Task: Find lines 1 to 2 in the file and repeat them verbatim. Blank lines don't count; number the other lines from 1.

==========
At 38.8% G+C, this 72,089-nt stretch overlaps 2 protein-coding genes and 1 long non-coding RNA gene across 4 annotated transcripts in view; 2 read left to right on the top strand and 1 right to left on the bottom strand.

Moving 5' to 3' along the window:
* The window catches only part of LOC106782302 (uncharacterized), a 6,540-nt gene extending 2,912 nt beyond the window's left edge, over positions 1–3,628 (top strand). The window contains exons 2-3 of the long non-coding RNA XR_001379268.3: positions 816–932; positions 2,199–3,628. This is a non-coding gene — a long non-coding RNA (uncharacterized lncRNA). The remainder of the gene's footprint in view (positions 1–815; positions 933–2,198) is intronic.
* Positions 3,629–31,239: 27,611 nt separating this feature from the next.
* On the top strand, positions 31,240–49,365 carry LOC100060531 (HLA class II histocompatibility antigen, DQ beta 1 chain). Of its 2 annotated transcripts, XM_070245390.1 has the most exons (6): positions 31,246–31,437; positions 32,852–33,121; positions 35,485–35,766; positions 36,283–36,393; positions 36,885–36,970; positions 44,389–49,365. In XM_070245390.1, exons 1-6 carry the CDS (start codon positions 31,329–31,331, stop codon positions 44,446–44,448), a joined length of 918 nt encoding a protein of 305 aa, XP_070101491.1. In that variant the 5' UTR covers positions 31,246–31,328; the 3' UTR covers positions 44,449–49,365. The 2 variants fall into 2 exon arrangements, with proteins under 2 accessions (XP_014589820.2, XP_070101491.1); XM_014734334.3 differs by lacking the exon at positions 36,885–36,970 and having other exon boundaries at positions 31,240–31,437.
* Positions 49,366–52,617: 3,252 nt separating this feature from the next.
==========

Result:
At 38.8% G+C, this 72,089-nt stretch overlaps 2 protein-coding genes and 1 long non-coding RNA gene across 4 annotated transcripts in view; 2 read left to right on the top strand and 1 right to left on the bottom strand.

Moving 5' to 3' along the window: